MTYT: The Bad Mood and the Stick

As we’ve been discussing for all of June, the current emphasis in schools on developing emotional health in children prompted our selection of books. We chose books that discuss emotions common to children (loss, fear, anger) but with a twist. The emotions are personified within the story. Just as important, the books tell stories in which children are able to come to grips with these emotions. The focus is on the great story–not on a list of coping skills found at the end that are supposed to teach children and parents. This week, we discuss the emotion of anger in The Bad Mood and the Stick

The Bad Mood and the Stick

MEGAN: The story of the Bad Mood and the Stick demonstrates that nobody is immune to having a bad mood, but also how easily humans can pick up and drop a bad mood. The story begins when Curly does not obtain any ice cream from the ice cream store and her mood immediately changes to a bad mood. Curly then finds a stick and, in her bad mood, decides to poke her little brother with the stick. Curly’s bad mood is lifted when she pokes her brother, though Curly’s bad mood is passed on to her mother who is upset because Curly poked her brother.

The bad mood is represented by a multi-colored cloud. Throughout the story, the reader witnesses the bad mood, stick, and cloud pass from one individual to another. Eventually the stick is given a new positive life as a home for a caterpillar, and for the most part the story shifts towards the positive. The gist of the story shows how infectious bad moods can be.

Everyone has experienced a bad mood at some time throughout their life and can relate to this story. It takes a realistic look at bad moods, and even how others’ discomfort (at times) can break our bad mood. Curly enjoys teasing her brother with the stick and her bad mood is lifted; her mother laughs when the carpenter slips in the mud. I think this book addresses bad moods as part of the human condition and does not delve deep into the causes, but rather acknowledges the subjectivity of moods.

MARIA: This was such an interesting book to read. I love books that truly represent the human nature, which is so complex! When Curly’s mom laughed at the carpenter’s muddy accident, I immediately thought about how some of the preservice teachers that I have encountered would have a hard time with the book because “it is not teaching”, particularly good behavior. Well, I appreciate a book that can remind us that, more often than not, authors write to tell their stories, rather than to “teach about something”. It also speaks to the importance of reading text sets, rather than a single book by itself.

Then the carpenter yells at the dry cleaner’s customer service attendant. Interesting enough, instead of her reacting to what could be considered as a disrespectful interaction, she seems to observe, perhaps notice, and let it go, which ends up helping the carpenter deal with his bad mood. This event surprised me because it breaks the pattern in the story by reminding the reader that people will react and respond differently to life events based on prior experiences and many other intersecting factors. Megan, did you notice that even the cat in the story is affected by the bad mood? What an invitation to explore perspectives around animals and feelings!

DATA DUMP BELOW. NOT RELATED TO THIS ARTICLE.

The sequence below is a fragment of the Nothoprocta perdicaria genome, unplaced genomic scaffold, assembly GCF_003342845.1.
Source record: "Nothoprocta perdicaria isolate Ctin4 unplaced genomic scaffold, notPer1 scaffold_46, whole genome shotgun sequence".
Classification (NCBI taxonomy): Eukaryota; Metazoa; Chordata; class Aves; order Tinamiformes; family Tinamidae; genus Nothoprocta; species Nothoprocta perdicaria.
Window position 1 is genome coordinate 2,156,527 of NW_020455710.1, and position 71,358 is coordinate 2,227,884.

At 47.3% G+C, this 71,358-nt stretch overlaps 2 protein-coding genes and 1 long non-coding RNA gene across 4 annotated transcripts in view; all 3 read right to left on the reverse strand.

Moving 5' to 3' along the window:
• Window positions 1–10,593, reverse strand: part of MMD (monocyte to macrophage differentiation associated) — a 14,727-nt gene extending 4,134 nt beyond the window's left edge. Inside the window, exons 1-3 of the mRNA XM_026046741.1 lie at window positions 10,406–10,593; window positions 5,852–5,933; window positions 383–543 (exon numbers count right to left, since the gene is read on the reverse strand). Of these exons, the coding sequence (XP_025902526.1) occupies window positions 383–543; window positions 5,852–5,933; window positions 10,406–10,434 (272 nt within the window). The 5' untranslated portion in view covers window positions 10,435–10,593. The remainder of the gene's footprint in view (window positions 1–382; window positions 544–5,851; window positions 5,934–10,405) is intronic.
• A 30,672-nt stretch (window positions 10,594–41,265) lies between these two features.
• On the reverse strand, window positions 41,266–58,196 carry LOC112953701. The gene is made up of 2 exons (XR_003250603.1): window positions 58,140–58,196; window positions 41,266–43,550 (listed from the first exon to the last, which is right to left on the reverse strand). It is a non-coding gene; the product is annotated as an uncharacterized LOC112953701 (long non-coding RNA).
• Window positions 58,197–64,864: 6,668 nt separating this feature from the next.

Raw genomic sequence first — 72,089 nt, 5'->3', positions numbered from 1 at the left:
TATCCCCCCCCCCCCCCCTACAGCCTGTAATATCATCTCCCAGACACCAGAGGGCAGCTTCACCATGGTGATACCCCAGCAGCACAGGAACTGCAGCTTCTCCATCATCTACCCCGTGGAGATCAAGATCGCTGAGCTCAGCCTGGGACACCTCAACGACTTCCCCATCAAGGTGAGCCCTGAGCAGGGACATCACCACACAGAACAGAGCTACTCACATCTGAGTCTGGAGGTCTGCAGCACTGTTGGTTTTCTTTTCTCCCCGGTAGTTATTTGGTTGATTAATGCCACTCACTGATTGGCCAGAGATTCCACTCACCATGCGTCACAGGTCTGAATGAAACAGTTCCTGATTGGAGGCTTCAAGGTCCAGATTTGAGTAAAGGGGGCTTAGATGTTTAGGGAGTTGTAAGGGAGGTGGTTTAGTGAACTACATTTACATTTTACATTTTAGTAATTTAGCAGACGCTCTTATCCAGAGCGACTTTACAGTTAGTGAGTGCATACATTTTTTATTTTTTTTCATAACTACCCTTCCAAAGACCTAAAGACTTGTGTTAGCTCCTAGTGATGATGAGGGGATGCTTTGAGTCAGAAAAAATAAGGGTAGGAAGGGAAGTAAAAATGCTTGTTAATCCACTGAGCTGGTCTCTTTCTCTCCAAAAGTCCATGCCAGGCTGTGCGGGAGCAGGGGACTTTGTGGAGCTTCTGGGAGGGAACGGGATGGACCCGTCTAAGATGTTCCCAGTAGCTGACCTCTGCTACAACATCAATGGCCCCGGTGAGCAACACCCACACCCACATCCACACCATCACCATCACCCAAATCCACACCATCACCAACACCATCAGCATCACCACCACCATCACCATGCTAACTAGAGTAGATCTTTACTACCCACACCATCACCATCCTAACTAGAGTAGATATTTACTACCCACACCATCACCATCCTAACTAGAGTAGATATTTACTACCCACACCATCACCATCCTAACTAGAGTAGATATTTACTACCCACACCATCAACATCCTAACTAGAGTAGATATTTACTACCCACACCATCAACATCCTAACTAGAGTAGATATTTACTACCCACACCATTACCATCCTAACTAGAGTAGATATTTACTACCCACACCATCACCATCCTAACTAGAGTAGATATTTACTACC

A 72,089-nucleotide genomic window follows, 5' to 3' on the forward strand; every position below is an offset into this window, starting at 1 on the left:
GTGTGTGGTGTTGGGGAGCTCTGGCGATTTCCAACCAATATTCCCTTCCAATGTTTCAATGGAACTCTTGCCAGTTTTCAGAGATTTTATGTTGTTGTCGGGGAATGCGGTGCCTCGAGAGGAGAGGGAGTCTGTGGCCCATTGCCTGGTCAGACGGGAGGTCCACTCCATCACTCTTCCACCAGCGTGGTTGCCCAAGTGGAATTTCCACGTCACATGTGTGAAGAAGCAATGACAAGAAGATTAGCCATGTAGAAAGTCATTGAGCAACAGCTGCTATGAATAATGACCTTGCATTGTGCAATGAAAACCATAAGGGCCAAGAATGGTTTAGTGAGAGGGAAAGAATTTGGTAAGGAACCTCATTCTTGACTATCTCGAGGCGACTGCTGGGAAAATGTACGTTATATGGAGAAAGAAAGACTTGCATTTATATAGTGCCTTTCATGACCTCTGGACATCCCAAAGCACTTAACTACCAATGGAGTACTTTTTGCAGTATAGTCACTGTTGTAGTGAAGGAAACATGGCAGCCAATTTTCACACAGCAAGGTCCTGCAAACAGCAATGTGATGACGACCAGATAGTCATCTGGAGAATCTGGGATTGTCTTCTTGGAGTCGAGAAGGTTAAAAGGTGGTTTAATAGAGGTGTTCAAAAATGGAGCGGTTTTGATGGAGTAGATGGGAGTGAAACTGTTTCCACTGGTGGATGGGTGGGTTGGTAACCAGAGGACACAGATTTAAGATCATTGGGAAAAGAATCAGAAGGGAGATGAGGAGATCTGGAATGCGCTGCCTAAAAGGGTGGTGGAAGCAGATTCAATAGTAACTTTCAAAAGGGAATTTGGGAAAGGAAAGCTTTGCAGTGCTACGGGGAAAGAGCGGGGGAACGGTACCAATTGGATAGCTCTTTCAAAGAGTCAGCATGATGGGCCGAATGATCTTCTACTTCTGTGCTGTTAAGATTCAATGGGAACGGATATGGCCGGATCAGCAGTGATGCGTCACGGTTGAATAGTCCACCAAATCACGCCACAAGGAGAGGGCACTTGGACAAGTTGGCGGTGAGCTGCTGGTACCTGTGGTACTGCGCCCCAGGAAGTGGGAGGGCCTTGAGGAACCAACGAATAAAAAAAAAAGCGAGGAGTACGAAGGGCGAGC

MEGAN: I think this book offers opportunities to explore numerous invitations; an animal’s feelings are definitely a good area to pursue. I think another valuable use is the opportunity to talk about how we do and do not take responsibility for our moods and subsequent behavior. This book shows how easily people can fall in (and out of) a bad or good mood. I like exploring how much control we have over our own feelings. We all know individuals who are dramatic and bring drama into our lives, which I know I try to avoid. How much are people responsible for the way they feel? There definitely could be a conversation about the way people act on their feelings, but what about their actual feelings? Do we always have the right to feel the way we do or is it better to not always give into our gut feelings initially in order to allow events to process in our minds prior to acting?

MARIA: Do we have the right to feel…? Oh yes! I mean, we are emotional beings so we are always feeling something. I think the uneasiness emerges when emotions like anger or sadness are expressed within social contexts that treat these emotions as problems, rather than part of the human experience. This is what I like about The Bad Mood and The Stick, the bad mood is just another emotion. The narrative is not trying to fix it and none of the characters seem to feel less because they are experiencing frustration or anger.

In terms of responses, I think that we should be responsible for our actions. I’m thinking particularly about actions in response to frustration, anger, hopelessness, fear or greed. Those could lead to real damage to oneself or to those around us. I think books like this one are important windows into conversation about what makes us human, and the complexities of being human. While I believe that it is important to support children in developing ownership over their actions, it is also important to keep in mind that under extenuating circumstances people might respond in surprising ways. Therefore, exploring these unexpected (and probably conflicting or troubling) perspectives will also be important to reach a broader and deeper understanding of how we are human, and how to be better humans.

Title:The Bad Mood and the Stick
Author:Lemony Snickett
Publisher:Ladybird Books
Date Published:October 3, 2017

This is the third installment of this month’s My Take/Your Take. Last week we discussed Orion and the Dark, and the first week of June we discussed Life Without Nico. Check back next week to keep following the conversation!

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